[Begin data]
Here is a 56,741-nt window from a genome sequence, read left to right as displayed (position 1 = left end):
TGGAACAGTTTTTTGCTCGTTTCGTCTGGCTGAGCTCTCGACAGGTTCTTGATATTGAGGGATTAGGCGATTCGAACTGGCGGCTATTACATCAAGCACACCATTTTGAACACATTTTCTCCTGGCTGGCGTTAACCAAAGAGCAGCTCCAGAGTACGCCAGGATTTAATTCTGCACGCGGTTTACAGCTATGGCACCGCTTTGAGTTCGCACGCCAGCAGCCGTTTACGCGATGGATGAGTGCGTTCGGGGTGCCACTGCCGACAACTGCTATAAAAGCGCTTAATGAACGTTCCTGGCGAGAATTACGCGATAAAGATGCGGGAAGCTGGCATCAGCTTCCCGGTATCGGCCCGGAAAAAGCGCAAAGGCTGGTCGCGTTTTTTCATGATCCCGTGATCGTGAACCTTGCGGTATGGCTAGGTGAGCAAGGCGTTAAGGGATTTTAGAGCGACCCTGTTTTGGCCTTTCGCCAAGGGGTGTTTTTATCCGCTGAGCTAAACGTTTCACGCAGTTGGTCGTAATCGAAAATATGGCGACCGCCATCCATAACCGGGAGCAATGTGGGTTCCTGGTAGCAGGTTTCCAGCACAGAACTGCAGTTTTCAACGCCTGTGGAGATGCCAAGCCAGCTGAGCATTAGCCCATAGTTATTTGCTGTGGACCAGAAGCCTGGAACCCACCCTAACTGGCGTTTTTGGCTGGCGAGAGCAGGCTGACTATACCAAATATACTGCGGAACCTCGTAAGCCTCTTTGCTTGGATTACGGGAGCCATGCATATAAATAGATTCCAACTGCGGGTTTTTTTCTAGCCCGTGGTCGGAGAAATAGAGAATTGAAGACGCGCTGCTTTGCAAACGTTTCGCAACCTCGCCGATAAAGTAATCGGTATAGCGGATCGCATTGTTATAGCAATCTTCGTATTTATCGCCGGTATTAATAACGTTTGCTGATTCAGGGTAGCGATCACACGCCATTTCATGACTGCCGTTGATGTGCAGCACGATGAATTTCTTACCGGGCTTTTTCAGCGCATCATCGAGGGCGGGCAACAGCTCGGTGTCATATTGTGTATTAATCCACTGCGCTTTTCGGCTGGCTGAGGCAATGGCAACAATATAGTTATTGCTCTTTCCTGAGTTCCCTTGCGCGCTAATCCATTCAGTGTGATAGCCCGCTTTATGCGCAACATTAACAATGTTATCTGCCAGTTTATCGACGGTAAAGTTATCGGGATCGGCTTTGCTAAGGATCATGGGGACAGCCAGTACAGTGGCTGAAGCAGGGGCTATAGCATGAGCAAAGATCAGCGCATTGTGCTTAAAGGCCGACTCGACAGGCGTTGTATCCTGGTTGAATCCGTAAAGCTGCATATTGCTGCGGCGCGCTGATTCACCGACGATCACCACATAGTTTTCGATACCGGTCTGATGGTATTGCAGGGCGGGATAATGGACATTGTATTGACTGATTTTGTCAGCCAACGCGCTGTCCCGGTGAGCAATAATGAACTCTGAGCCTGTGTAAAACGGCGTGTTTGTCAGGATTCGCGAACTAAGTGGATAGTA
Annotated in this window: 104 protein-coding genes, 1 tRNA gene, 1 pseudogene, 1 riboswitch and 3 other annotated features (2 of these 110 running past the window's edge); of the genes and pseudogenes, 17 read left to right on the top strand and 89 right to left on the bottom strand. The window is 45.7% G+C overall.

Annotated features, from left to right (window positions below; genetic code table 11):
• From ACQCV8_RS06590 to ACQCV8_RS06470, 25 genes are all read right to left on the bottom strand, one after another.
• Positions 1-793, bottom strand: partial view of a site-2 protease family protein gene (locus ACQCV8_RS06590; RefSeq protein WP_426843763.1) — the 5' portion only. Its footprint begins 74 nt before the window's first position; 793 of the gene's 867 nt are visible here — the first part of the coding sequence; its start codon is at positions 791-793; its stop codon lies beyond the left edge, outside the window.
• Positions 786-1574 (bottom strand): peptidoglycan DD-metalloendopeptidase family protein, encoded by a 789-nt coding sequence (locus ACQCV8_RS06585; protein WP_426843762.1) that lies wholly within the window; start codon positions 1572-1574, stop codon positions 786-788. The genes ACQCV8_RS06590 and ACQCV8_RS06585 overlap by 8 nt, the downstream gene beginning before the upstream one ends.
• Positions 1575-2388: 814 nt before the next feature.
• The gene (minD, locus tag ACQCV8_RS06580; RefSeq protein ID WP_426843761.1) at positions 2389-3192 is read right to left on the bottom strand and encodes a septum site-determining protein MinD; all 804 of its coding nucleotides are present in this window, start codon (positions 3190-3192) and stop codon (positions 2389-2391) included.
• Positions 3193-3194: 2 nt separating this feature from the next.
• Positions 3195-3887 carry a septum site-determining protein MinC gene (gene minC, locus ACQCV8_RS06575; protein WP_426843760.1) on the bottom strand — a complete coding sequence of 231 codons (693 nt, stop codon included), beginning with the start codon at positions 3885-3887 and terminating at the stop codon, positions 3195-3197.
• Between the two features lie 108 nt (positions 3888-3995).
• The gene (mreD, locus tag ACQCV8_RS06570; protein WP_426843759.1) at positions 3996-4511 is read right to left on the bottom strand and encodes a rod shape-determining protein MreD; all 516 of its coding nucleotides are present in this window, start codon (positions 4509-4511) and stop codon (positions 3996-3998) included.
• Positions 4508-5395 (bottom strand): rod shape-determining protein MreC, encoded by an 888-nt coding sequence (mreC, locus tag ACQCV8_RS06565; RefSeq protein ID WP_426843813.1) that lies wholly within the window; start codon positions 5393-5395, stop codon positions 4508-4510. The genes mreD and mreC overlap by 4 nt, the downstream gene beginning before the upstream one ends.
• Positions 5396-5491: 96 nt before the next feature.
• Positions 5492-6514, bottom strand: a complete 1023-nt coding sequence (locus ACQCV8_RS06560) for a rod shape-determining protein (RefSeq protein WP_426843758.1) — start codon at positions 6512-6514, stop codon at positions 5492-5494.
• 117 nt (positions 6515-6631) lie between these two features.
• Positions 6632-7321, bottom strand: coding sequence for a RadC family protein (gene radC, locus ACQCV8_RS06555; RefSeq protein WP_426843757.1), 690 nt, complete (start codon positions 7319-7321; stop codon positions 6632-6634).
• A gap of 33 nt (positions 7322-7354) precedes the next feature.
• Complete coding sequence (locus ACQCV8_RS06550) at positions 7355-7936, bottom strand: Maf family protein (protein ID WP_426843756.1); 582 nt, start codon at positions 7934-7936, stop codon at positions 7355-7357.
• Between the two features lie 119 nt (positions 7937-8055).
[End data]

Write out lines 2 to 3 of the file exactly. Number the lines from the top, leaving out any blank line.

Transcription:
TGGAACAGTTTTTTGCTCGTTTCGTCTGGCTGAGCTCTCGACAGGTTCTTGATATTGAGGGATTAGGCGATTCGAACTGGCGGCTATTACATCAAGCACACCATTTTGAACACATTTTCTCCTGGCTGGCGTTAACCAAAGAGCAGCTCCAGAGTACGCCAGGATTTAATTCTGCACGCGGTTTACAGCTATGGCACCGCTTTGAGTTCGCACGCCAGCAGCCGTTTACGCGATGGATGAGTGCGTTCGGGGTGCCACTGCCGACAACTGCTATAAAAGCGCTTAATGAACGTTCCTGGCGAGAATTACGCGATAAAGATGCGGGAAGCTGGCATCAGCTTCCCGGTATCGGCCCGGAAAAAGCGCAAAGGCTGGTCGCGTTTTTTCATGATCCCGTGATCGTGAACCTTGCGGTATGGCTAGGTGAGCAAGGCGTTAAGGGATTTTAGAGCGACCCTGTTTTGGCCTTTCGCCAAGGGGTGTTTTTATCCGCTGAGCTAAACGTTTCACGCAGTTGGTCGTAATCGAAAATATGGCGACCGCCATCCATAACCGGGAGCAATGTGGGTTCCTGGTAGCAGGTTTCCAGCACAGAACTGCAGTTTTCAACGCCTGTGGAGATGCCAAGCCAGCTGAGCATTAGCCCATAGTTATTTGCTGTGGACCAGAAGCCTGGAACCCACCCTAACTGGCGTTTTTGGCTGGCGAGAGCAGGCTGACTATACCAAATATACTGCGGAACCTCGTAAGCCTCTTTGCTTGGATTACGGGAGCCATGCATATAAATAGATTCCAACTGCGGGTTTTTTTCTAGCCCGTGGTCGGAGAAATAGAGAATTGAAGACGCGCTGCTTTGCAAACGTTTCGCAACCTCGCCGATAAAGTAATCGGTATAGCGGATCGCATTGTTATAGCAATCTTCGTATTTATCGCCGGTATTAATAACGTTTGCTGATTCAGGGTAGCGATCACACGCCATTTCATGACTGCCGTTGATGTGCAGCACGATGAATTTCTTACCGGGCTTTTTCAGCGCATCATCGAGGGCGGGCAACAGCTCGGTGTCATATTGTGTATTAATCCACTGCGCTTTTCGGCTGGCTGAGGCAATGGCAACAATATAGTTATTGCTCTTTCCTGAGTTCCCTTGCGCGCTAATCCATTCAGTGTGATAGCCCGCTTTATGCGCAACATTAACAATGTTATCTGCCAGTTTATCGACGGTAAAGTTATCGGGATCGGCTTTGCTAAGGATCATGGGGACAGCCAGTACAGTGGCTGAAGCAGGGGCTATAGCATGAGCAAAGATCAGCGCATTGTGCTTAAAGGCCGACTCGACAGGCGTTGTATCCTGGTTGAATCCGTAAAGCTGCATATTGCTGCGGCGCGCTGATTCACCGACGATCACCACATAGTTTTCGATACCGGTCTGATGGTATTGCAGGGCGGGATAATGGACATTGTATTGACTGATTTTGTCAGCCAACGCGCTGTCCCGGTGAGCAATAATGAACTCTGAGCCTGTGTAAAACGGCGTGTTTGTCAGGATTCGCGAACTAAGTGGATAGTA
Annotated in this window: 104 protein-coding genes, 1 tRNA gene, 1 pseudogene, 1 riboswitch and 3 other annotated features (2 of these 110 running past the window's edge); of the genes and pseudogenes, 17 read left to right on the top strand and 89 right to left on the bottom strand. The window is 45.7% G+C overall.